Case Study: Offer of Contractual Legal Advice, December 2010, Aberdeen Business School, Construction Law and Arbitration.


This case study provided the parties with contractual advice on their rights and liabilities in their dispute circumstances (late interim payments by the employer, termination of contract by contactor and termination of contact by employer due to contractor’s  insolvency)  taking account of the provisions of the JCT Standard Form of Building Contract with Contractors Design (1998 edition), the relevant provisions of Housing Grants Construction, and Regeneration Act (HGCR) 1996 and decided judicial authorities.  advise the parties on their rights and liabilities in the circumstances.

The Local Democracy, Economic Development and Construction Act (LDEDCA) 2009

White paper:  December 2010, Aberdeen Business School, Construction Law and Arbitration.


This article gives a critical analysis of the payment provisions of the 1996 Act and the 2009 Act and determines whether the new law provides for a more effective payment mechanism. The role of ‘Pay When Certified’ clauses is discussed and the author expresses his opinion on the correctness of banning them under the 2009 Act. The discussions focused on creating an effective payment mechanism under the statute.  The payment process was one of the major areas under consideration during the reform consultation for the Housing Grants, Construction and Regeneration Act (HGCR) 1996. The reform process has given birth to The Local Democracy, Economic Development and Construction Act (LDEDCA) 2009. When the 2009 Act takes effect (probably in second quarter of 2011) it will have an important impact on payment mechanisms in construction contracts.

Delictual claims, Legal Arguments, Legal Claims, Case Law

Case Study: Offer of Contractual Legal Advice, November 2010, Aberdeen Business School, Construction Law and Arbitration.


This case study provided the parties with contractual advice on what delictual claims they could lave, arising out of a motor car / bicycle accident case, and against whom they would make such claims. Offered advice stated what evidence they would require to lead to substantiate their legal arguments, taking account of the relative weight of each piece of evidence. It also briefly commented on how successful their legal claims would be taking account of the evidence available and any counter claims or defences that may be led by the party them are claiming against. The advisors view analysed the facts in detail, gave reasons for the same and references to relevant case law and/or legislative provisions.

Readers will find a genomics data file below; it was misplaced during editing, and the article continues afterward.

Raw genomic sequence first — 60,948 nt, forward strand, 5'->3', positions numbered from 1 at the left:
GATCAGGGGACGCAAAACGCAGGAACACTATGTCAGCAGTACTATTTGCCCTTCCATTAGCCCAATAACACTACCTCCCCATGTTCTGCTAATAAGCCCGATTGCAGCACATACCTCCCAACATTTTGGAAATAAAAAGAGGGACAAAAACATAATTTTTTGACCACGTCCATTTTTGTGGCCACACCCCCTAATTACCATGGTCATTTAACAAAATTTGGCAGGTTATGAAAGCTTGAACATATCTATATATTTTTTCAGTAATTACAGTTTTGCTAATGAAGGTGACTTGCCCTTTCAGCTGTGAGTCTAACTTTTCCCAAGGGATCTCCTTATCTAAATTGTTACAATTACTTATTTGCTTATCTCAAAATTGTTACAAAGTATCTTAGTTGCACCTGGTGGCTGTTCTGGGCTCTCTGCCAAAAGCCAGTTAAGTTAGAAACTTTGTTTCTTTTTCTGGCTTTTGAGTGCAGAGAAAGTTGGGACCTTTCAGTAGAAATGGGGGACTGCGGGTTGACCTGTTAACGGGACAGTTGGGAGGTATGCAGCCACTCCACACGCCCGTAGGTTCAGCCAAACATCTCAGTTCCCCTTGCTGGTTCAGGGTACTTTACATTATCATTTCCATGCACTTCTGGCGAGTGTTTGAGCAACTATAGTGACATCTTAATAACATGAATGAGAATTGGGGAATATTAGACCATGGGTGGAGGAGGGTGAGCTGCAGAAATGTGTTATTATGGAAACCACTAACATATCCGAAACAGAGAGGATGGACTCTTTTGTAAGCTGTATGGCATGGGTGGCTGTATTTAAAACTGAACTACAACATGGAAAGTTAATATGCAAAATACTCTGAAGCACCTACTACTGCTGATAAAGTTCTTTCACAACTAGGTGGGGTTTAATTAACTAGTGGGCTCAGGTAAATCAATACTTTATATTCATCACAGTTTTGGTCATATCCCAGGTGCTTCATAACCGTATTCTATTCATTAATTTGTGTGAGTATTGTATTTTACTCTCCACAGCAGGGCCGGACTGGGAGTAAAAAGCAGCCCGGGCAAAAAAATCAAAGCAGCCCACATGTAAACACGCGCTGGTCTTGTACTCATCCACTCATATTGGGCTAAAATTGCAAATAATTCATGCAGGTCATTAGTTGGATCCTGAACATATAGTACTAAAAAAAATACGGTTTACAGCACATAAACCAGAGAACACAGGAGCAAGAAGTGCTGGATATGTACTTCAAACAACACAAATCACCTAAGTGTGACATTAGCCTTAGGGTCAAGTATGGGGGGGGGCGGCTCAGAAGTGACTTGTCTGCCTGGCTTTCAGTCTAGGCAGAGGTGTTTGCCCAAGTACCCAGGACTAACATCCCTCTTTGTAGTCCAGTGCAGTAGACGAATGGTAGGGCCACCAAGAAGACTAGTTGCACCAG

UK manufacturer of high-specification racing cycles -v- UK manufacturer of high-specification racing cycles

Case Study: Offer of Contractual Legal Advice, January 2010, Aberdeen Business School.


This paper analyses the facts of a particular scenario presented by the parties.  It provides ABC party with advice on the counter claims of XYZ party. It provides the author’s views (briefly) on whether a settlement offer should be made or not and what that offer might be and why it should be made. It further (through the discussion of the various points) gives a brief advice on how to tighten the terms of a contract like this in the future, to avoid a similar dispute. The advice offered takes into account the relative weight of each piece of claim / evidence identified and evaluates the likely prospect of each potential claim / evidence being successful by also considering the counter claims or defences that may be invoked by the party they are claiming against.

The Formalities of Contracts Act 2006

Case Study: Offer of Contractual Legal Advice, November 2009, Aberdeen Business School.


This paper discusses the formalities of Contracts act 2006 an Act designed to make provision to require the agreement of certain contracts within certain sectors in writing in order to improve certainty of contractual relations in those sectors.